As I continue working with new clients I am discovering a great deal of common ground: graduate schools appear to do very little to help prepare their students for the rigors of academic writing.
Now, don’t get me wrong. My own original literature review began exactly the same way. It was rambling, overly long, inchoate, disorderly…leaving readers impatient for me to “get to the point!” I had good excuses for that. After all, I had bit off an giant chunk of ideas to chew on: sociological theories of agency, historiography, feminist theory, and women’s history; all of which I intended to bring to bear on a field that by its very nature had given very little thought to any sort of theory at all: journalism history. And oh yes, I forgot, I also had to cover various approaches within communication theory as well.
Needless to say, “cutting to the chase” was a long, drawn-out process struggling with decisions to cut prose with which I had become enamored and that seemed indispensable — to no one else but me.
I went looking for something to help explain to a new client the problems with her literature review and to offer some ideas on how to resolve it, and happily came across this wonderful article, “A Guide to Writing the Dissertation Literature Review,” by Justus J. Randolph of Walden University. As Randolph writes in his abstract, “Writing a faulty literature review is one of many ways to derail a dissertation.” It is also one of the many ways to cause your editor to tear her hair out!
A Guide to Writing the Dissertation Literature Review. By Justus Randolph.
This article provides a terrific taxonomy of the different kinds of literature reviews, and approaches to writing them. Little did you know that there are many ways to accomplish this task, with the choice depending on your audience(s) and purpose.
Here is a table of that taxonomy, created by H.M. Cooper in “Organizing Knowledge Synthesis: A Taxonomy of Literature Reviews,” Knowledge in Society (1988) 1: 104-26:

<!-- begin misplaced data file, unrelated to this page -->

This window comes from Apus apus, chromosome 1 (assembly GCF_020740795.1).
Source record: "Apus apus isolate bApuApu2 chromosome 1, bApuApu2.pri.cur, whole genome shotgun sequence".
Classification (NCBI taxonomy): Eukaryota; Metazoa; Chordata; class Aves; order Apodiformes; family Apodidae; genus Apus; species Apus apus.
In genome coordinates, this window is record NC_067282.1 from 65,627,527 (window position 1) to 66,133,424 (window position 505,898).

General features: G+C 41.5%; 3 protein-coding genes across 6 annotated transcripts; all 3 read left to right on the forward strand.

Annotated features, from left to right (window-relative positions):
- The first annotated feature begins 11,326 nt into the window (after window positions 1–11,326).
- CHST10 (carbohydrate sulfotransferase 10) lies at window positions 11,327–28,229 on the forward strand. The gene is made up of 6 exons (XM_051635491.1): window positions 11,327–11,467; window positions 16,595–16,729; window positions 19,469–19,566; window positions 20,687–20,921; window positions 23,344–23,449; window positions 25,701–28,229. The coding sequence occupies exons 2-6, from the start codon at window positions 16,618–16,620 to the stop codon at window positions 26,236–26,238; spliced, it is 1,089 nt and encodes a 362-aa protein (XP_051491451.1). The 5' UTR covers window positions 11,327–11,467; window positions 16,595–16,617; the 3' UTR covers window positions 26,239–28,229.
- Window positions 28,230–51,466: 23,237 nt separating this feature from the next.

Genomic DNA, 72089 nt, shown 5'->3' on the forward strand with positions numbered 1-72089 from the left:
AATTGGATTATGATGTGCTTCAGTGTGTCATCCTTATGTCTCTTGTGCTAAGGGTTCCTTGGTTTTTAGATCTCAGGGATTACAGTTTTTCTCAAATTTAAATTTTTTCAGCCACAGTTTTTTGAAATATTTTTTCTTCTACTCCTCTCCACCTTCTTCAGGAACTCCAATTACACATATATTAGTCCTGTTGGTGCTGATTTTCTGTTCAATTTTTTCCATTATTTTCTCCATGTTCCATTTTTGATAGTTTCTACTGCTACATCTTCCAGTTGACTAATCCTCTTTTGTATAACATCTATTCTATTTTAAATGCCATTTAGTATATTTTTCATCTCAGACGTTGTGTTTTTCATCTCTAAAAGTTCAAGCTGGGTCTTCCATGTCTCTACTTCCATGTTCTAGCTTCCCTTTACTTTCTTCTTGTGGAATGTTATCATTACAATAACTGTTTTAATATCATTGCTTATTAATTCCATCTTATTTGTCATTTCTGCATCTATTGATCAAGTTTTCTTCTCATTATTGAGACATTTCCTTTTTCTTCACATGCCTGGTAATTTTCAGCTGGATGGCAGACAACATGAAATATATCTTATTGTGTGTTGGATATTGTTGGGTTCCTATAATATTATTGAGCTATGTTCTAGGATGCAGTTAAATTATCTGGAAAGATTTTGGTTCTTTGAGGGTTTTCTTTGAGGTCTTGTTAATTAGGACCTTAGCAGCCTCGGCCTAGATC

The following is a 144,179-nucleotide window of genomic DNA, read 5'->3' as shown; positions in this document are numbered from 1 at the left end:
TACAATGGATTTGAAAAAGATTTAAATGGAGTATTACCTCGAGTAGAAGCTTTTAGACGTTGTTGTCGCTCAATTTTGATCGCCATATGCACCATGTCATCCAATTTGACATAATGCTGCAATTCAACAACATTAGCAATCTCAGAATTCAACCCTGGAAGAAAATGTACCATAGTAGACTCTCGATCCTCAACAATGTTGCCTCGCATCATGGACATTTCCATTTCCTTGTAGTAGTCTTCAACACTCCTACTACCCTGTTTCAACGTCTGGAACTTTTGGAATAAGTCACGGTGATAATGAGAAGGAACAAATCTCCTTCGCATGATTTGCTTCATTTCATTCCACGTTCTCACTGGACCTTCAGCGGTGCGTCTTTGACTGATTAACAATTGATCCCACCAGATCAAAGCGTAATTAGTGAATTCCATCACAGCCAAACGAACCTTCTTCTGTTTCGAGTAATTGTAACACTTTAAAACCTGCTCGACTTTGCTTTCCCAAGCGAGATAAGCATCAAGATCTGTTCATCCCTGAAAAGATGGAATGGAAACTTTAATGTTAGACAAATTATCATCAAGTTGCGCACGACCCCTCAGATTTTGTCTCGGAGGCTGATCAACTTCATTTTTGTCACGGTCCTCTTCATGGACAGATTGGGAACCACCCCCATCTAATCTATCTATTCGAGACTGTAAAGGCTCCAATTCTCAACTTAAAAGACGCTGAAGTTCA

As you can see, there are many variations of focus, goal, perspective, coverage, organization and audience. As noted in the U Illinois-Urbana/Champaign library I took this from:
This chart seems overwhelming! But don’t be afraid. All it is doing is laying out some simple questions you should ask yourself before beginning a Literature Review. For example, the first row, “FOCUS,” is asking what outcomes, methods, theories or practices your literature review is about. Are you tracking the outcomes of previous studies, the methods that have been used over time, or something else?
You don’t need a definitive answer to all these questions, but they will help focus your research.
Questions to consider:
- Which of these characteristics seem to fit within your field?
- What would you like your Literature Review/thesis/dissertation to accomplish?
- Is your aim to influence theory within your field, or have specific application?
- Who is your audience?
- Does your field necessitate a particular perspective?
- How does your field typically organize its findings?
Another very useful article is this one, the first chapter in a book by Eric Hoftsee, Constructing a Good Dissertation:
As Hoftsee notes:
A literature review serves several purposes in your dissertation. A good literature review shows
- that you are aware of what is going on in the field, and thus your credentials
- that there is a theory base for the work you are proposing to do
- how your work fits in with what has already been done (it provides a detailedcontext for your work)
- that your work has significance
- that your work will lead to new knowledge.
Hoftsee has some very helpful suggestions for how to organize your literature review and select the materials to include. This one is a bit simpler and easier to understand than Randolph’s, but both are useful.
Indeed, I plan to make the both of them required reading for all new dissertation clients! So get busy!